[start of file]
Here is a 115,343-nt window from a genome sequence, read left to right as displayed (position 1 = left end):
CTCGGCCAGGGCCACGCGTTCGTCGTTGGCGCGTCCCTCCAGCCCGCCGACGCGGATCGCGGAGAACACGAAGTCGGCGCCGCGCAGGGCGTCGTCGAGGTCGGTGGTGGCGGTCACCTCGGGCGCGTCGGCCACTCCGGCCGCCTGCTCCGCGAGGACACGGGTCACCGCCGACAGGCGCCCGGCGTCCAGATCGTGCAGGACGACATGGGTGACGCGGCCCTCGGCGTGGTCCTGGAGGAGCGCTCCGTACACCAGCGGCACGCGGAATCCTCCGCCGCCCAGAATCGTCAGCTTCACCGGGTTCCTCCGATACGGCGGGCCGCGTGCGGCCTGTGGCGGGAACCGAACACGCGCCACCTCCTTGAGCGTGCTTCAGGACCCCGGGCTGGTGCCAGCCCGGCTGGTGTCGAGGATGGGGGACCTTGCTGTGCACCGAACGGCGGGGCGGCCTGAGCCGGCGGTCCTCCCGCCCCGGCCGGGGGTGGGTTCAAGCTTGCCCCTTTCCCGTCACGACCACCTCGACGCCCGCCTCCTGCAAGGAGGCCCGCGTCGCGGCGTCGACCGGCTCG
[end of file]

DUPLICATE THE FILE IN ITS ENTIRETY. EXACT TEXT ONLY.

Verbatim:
Here is a 115,343-nt window from a genome sequence, read left to right as displayed (position 1 = left end):
CTCGGCCAGGGCCACGCGTTCGTCGTTGGCGCGTCCCTCCAGCCCGCCGACGCGGATCGCGGAGAACACGAAGTCGGCGCCGCGCAGGGCGTCGTCGAGGTCGGTGGTGGCGGTCACCTCGGGCGCGTCGGCCACTCCGGCCGCCTGCTCCGCGAGGACACGGGTCACCGCCGACAGGCGCCCGGCGTCCAGATCGTGCAGGACGACATGGGTGACGCGGCCCTCGGCGTGGTCCTGGAGGAGCGCTCCGTACACCAGCGGCACGCGGAATCCTCCGCCGCCCAGAATCGTCAGCTTCACCGGGTTCCTCCGATACGGCGGGCCGCGTGCGGCCTGTGGCGGGAACCGAACACGCGCCACCTCCTTGAGCGTGCTTCAGGACCCCGGGCTGGTGCCAGCCCGGCTGGTGTCGAGGATGGGGGACCTTGCTGTGCACCGAACGGCGGGGCGGCCTGAGCCGGCGGTCCTCCCGCCCCGGCCGGGGGTGGGTTCAAGCTTGCCCCTTTCCCGTCACGACCACCTCGACGCCCGCCTCCTGCAAGGAGGCCCGCGTCGCGGCGTCGACCGGCTCG